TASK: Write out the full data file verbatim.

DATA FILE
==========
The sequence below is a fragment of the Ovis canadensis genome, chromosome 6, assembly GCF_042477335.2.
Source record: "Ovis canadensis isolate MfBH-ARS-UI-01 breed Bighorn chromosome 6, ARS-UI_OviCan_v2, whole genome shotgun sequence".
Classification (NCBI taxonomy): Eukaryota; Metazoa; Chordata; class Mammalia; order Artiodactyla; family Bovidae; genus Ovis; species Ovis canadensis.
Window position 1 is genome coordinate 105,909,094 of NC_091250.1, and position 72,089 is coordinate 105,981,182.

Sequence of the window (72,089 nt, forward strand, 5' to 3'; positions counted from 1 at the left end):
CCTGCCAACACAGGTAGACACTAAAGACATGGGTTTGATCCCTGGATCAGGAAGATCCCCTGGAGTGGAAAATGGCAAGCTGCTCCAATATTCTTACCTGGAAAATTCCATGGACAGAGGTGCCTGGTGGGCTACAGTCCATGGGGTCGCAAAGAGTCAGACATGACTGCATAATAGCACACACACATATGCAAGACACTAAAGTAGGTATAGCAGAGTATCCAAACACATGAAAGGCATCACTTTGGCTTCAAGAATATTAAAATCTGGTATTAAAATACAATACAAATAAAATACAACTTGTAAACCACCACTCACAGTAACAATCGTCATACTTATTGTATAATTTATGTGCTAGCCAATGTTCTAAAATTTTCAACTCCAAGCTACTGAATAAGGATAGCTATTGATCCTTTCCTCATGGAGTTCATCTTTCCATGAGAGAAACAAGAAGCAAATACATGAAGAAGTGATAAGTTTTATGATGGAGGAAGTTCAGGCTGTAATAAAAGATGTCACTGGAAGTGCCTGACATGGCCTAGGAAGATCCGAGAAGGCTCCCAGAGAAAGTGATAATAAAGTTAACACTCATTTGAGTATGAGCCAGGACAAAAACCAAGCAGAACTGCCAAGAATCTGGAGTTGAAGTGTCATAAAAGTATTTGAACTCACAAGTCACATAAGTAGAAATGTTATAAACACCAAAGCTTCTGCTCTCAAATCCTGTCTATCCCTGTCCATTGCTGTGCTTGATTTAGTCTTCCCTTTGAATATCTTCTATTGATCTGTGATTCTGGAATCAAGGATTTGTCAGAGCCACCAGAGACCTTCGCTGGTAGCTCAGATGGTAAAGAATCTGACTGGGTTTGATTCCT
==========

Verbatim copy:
The sequence below is a fragment of the Ovis canadensis genome, chromosome 6, assembly GCF_042477335.2.
Source record: "Ovis canadensis isolate MfBH-ARS-UI-01 breed Bighorn chromosome 6, ARS-UI_OviCan_v2, whole genome shotgun sequence".
Classification (NCBI taxonomy): Eukaryota; Metazoa; Chordata; class Mammalia; order Artiodactyla; family Bovidae; genus Ovis; species Ovis canadensis.
Window position 1 is genome coordinate 105,909,094 of NC_091250.1, and position 72,089 is coordinate 105,981,182.

Sequence of the window (72,089 nt, forward strand, 5' to 3'; positions counted from 1 at the left end):
CCTGCCAACACAGGTAGACACTAAAGACATGGGTTTGATCCCTGGATCAGGAAGATCCCCTGGAGTGGAAAATGGCAAGCTGCTCCAATATTCTTACCTGGAAAATTCCATGGACAGAGGTGCCTGGTGGGCTACAGTCCATGGGGTCGCAAAGAGTCAGACATGACTGCATAATAGCACACACACATATGCAAGACACTAAAGTAGGTATAGCAGAGTATCCAAACACATGAAAGGCATCACTTTGGCTTCAAGAATATTAAAATCTGGTATTAAAATACAATACAAATAAAATACAACTTGTAAACCACCACTCACAGTAACAATCGTCATACTTATTGTATAATTTATGTGCTAGCCAATGTTCTAAAATTTTCAACTCCAAGCTACTGAATAAGGATAGCTATTGATCCTTTCCTCATGGAGTTCATCTTTCCATGAGAGAAACAAGAAGCAAATACATGAAGAAGTGATAAGTTTTATGATGGAGGAAGTTCAGGCTGTAATAAAAGATGTCACTGGAAGTGCCTGACATGGCCTAGGAAGATCCGAGAAGGCTCCCAGAGAAAGTGATAATAAAGTTAACACTCATTTGAGTATGAGCCAGGACAAAAACCAAGCAGAACTGCCAAGAATCTGGAGTTGAAGTGTCATAAAAGTATTTGAACTCACAAGTCACATAAGTAGAAATGTTATAAACACCAAAGCTTCTGCTCTCAAATCCTGTCTATCCCTGTCCATTGCTGTGCTTGATTTAGTCTTCCCTTTGAATATCTTCTATTGATCTGTGATTCTGGAATCAAGGATTTGTCAGAGCCACCAGAGACCTTCGCTGGTAGCTCAGATGGTAAAGAATCTGACTGGGTTTGATTCCT